Gestational Hypertension Update

ACOG issued a report on Hypertension in Pregnancy in November 2013. Key points:

Proteinuria is no longer required for a diagnosis of preeclampsia – It can be diagnosed if mom has high blood pressure (gestational or chronic hypertension) plus

  • lowered platelets
  • impaired liver function
  • renal insufficiency
  • pulmonary edema
  • new onset of severe headaches or vision disturbances

Women with a history of early onset preeclampsia and preterm delivery may benefit from daily low-dose aspirin. None of these are recommended to reduce hypertension: low salt intake or vitamin C or E.

Mild gestational hypertension (BP 140/90) and mild preeclampsia is treated with: daily kick counts, twice-weekly blood pressure checks (at home or clinic), weekly blood tests and possibly fetal monitoring. (Note: not hypertensive medication.) Bed rest is not recommended, though some caregivers may recommend reduced activity and reduced stress. Ultrasounds may be done to assess fetal growth, and if IUGR is detected,more testing may be done.

Delivery at 37 weeks is recommended for all women with hypertension.

For severe cases (BP 160/110), she’ll be hospitalized and given hypertensives plus magnesium sulfate to reduce risk of seizures.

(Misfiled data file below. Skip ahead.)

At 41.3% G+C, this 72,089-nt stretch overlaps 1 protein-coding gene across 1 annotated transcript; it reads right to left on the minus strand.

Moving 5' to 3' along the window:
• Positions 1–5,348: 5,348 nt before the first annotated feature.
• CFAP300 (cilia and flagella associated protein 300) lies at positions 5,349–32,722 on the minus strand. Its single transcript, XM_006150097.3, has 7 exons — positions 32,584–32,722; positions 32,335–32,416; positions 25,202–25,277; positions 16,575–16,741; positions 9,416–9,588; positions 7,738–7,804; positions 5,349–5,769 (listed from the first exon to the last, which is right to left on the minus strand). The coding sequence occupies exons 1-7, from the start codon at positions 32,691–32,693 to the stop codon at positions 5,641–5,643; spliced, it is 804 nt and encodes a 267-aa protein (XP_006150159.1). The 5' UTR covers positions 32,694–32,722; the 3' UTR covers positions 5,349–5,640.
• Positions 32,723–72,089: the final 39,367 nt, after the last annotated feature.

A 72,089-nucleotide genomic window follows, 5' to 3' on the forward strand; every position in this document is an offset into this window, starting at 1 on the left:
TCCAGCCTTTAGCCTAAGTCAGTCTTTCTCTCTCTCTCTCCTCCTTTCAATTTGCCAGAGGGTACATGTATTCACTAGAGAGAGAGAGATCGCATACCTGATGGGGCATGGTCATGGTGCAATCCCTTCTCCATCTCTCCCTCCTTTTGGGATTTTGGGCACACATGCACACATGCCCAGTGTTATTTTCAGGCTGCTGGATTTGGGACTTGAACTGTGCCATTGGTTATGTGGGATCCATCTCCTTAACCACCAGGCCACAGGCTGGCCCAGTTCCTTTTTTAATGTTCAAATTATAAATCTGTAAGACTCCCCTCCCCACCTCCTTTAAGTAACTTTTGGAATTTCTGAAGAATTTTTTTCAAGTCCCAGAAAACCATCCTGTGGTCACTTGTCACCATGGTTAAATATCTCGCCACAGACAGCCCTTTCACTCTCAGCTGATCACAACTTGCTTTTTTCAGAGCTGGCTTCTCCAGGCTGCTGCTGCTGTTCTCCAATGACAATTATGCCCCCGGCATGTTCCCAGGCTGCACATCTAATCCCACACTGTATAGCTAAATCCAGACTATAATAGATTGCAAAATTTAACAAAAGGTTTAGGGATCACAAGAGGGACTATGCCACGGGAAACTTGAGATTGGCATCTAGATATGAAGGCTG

If baby is past 34 weeks, they will deliver baby as soon as she is stabilized.

If baby is under 34 weeks, she will be transferred to a hospital with a NICU, given corticosteroids to prepare baby for birth, and then deliver as soon as mom is stable.

Other indications for delivery, even before 34 weeks are: very low platelets, liver enzymes twice the normal value, increasing renal dysfunction, fetal growth restriction (under 5th percentile), very low amniotic fluid (AFI <5 cm).

For women with preeclampsia, cesarean need not be the presumed mode of delivery. Mode of delivery should be determined by gestational age, fetal presentation, cervical status, and maternal and fetal conditions.

Women who continue to have high blood pressure more than 24 hours after birth should avoid non-steroidal anti-inflammatories (e.g. ibuprofen) for pain relief.

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